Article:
They dress in fishnet stockings, low cut shirts and short shorts. Their names run the likes of Sgt. Harms, Alabama Succotash, Scout Flinch and Mutha Thumper, and their injuries—broken ankles, bruised tailbones, twisted knees—are just as tough. They bring campiness to new levels.
They are the Alberni Valley Roller Girls, and they are bringing the roller derby revival to the central Island with their first official bout this Saturday, Dec. 10 at Glenwood Centre. Slay Belles 2011 is holiday themed and features exhibition teams Violent Night vs. Deck the Dolls. Other teams are coming from elsewhere on Vancouver Island, the Lower Mainland and the Fraser Valley..
Make no mistake: under the wild costumes and makeup these roller derby girls are athletes. And they are claiming their sport with vengeance.
“Roller derby is a sport that’s not a women’s sport following a men’s sport. It’s in its own place in the world as a women’s sport first,” says Diandra Jurkic-Walls (she recently changed her derby name to The Con, as her original was deemed too saucy for an all-ages event).
“It’s really exciting when you think about equality in sports,” she adds.
The campy outfits and names “takes the sport and makes it more fun,” says Jurkic-Walls. “It’s a way to bring more girls into the sport.”
Jurkic-Walls has played organized soccer, volleyball, basketball and more. She has a background in community development in sport. She’s not new to athletics. And she loves roller derby. “Roller derby is the most engaging sport I’ve ever played,” she said. “We talk a lot about athleticism…It’s such a great workout.”
Roller derby began in the United States 1935 when an American sports promoter, Leo A. Seltzer organized a roller skating endurance race involving 25 teams of two skaters—one male and one female per team. At the time bicycle races were popular, but Seltzer put a different spin on the sport, according to a report from the American National Museum of Roller Skating.
Seltzer organized a roller marathon that challenged teams to skate 3,000 miles around a track in the Chicago Coliseum. The race took a month and at the end, only nine of the 25 teams finished.
In 1937, sportswriter Damon Runyan suggested more physical contact between the skaters would make the sport more entertaining. Exaggerated physical activity and violence became staples of derbies.
The sport grew over the next three or four years, but the beginning of the Second World War brought on the demise of the sport.
The modern renaissance of roller derby appeared in 2001 in Austin, Texas and centred on women-only teams. The 2009 movie Whip It, starring Ellen Page and Drew Barrymore cemented the sport’s new popularity. South of the border there are more than two dozen roller derby leagues, as well as a magazine dedicated to the sport. Roller derby is catching on in Canada, too: Toronto was recently the scene of the first-ever Roller Derby World Cup.
Jurkic-Walls sits on the Roller Derby Association of Canada, which was formed fairly recently—long after Team Canada was pulled together from a series of regional tryouts (one of Jurkic-Walls’ friends from Terrace, Brie “Bone Machine” Birdsell, earned a spot on the team). Teams like the Alberni Valley Roller Girls operate out of their own pockets, Jurkic-Walls said.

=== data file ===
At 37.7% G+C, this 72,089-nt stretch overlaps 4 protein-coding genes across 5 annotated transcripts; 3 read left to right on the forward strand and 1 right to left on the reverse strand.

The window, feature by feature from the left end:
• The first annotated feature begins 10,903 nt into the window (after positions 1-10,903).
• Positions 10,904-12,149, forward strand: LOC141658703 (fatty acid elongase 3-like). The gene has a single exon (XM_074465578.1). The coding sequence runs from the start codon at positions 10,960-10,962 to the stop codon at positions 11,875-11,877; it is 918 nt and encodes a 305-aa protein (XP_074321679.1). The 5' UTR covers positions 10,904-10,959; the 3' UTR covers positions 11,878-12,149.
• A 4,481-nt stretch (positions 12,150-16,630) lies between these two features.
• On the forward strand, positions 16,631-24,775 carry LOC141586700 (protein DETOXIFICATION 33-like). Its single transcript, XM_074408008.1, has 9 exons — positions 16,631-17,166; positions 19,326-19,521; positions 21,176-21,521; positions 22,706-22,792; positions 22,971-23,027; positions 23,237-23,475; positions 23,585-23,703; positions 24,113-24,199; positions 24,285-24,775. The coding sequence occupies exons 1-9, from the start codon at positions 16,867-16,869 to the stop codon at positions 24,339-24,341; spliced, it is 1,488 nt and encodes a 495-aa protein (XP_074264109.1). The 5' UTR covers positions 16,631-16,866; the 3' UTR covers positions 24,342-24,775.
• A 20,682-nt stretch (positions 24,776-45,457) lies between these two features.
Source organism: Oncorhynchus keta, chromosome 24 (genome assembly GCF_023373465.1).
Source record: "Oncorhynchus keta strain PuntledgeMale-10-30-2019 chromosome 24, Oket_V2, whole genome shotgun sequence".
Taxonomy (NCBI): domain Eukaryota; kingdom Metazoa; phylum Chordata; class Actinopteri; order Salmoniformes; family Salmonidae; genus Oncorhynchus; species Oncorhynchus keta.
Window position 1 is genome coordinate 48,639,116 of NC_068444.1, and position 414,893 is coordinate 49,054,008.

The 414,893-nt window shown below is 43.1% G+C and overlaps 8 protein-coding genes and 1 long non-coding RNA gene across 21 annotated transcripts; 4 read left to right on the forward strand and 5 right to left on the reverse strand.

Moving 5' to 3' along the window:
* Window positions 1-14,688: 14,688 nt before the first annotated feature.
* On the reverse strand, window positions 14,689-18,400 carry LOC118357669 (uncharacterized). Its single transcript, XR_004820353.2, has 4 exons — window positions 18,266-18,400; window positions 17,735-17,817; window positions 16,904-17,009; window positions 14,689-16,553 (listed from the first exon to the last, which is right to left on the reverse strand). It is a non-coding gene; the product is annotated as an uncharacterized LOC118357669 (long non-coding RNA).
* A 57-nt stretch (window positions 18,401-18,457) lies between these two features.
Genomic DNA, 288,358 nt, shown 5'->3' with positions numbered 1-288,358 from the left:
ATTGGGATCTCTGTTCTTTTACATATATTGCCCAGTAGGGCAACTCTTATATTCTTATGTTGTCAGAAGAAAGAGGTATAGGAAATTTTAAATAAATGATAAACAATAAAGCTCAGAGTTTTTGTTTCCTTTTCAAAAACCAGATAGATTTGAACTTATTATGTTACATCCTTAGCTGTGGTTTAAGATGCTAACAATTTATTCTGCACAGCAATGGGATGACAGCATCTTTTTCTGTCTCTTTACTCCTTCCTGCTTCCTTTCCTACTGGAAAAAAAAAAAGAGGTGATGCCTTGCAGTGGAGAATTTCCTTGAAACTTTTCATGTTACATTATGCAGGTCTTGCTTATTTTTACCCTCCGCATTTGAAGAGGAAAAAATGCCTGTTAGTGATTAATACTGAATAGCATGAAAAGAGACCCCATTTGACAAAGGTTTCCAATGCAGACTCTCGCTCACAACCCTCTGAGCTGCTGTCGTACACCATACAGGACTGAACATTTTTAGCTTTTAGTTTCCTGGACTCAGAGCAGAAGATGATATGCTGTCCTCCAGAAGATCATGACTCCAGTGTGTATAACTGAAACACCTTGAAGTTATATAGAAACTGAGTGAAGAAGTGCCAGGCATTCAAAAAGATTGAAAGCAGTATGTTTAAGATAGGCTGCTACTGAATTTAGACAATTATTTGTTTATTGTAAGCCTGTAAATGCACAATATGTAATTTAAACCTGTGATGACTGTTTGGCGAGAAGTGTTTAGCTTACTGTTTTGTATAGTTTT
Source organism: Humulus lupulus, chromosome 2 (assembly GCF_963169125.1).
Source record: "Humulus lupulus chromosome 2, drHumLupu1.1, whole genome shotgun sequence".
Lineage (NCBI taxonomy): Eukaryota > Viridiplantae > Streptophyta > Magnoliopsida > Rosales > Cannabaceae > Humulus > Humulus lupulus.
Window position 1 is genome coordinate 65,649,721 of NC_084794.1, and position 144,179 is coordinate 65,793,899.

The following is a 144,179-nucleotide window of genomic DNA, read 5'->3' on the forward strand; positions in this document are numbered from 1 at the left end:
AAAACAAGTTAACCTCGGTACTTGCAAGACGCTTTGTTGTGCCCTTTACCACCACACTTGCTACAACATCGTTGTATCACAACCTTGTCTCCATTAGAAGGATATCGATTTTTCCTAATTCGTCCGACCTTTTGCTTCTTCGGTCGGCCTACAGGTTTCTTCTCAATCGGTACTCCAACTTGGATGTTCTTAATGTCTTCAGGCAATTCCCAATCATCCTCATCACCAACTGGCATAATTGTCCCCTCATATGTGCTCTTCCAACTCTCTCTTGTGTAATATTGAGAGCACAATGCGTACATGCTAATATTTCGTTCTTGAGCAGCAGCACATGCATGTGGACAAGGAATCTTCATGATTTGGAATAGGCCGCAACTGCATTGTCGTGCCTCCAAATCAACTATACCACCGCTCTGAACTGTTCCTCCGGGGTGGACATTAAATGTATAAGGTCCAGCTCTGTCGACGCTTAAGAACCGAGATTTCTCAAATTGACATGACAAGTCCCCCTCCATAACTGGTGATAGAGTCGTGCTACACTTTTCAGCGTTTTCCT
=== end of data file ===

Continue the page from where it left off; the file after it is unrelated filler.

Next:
The Roller Girls held a sponsorship drive and have several corporate, business and individual sponsorships in place now.
The team came about after Jurkic-Walls moved to Port Alberni from Prince George, where she was a member of Rated PG. Two things happened, then: she met Holly Massop, a local woman with an interest in the sport, and Jurkic-Walls’ former Rated PG teammate Marissa Balahura moved to town.
“We came up with the concept of having a roller derby team in the Valley early in the spring. We had our first try-it session in May,” Massop said. “We’ve pretty much been going strong ever since.”
The Roller Girls practice a couple of times a week in different venues (Alberni Elementary gym, the United Church gym) and are coached by Balahura and Paul Schroeder. Practices usually draw 15 to 20 members whose backgrounds vary: social workers, nurses, business owners, administrators, community co-ordinators.
Massop (Sgt. Harms) said the sisterhood of the sport as well as the competitiveness are big draws for her. “It’s strong, it’s hard, it’s competitive, it’s super physical. It makes you feel tough and sexy and amazing.
“As athletes, we take ourselves pretty seriously,” she said. Warmup drills are tough, and the team has skill levels they must pass before they are allowed to “jam” in a bout.
“But we recognize the fun and sarcastic irony,” she added. “It’s a little naughty, it’s a little taboo.”
Their derby names are a big part of their identity on the flat track; some of them earn their names in fairly dubious manner, while others choose their own.
“It gives you an alter ego away from your regular life,” Massop said. “You put on your hot pants and you become someone else.”
Carole-Anne Phillips used to watch her husband go play hockey and wondered what she could do. When the roller derby team was formed, she joined.
“It’s so empowering,” she said. “You feel strong. This is something for me.”
Tickets for Slay Belles 2011 cost $10 ($5 for children 12 and under) and are available only in advance at Sweet Avenue or Port Thrift Shop on Third Avenue or from any member of the Alberni Valley Roller Girls. Tickets will not be sold at the door.
Limited track-side “suicide seating” is available. Doors open at 6:30 p.m., first whistle blows at 7 p.m.
For more information on the team, go online to www.albernivalley rollergirls.com.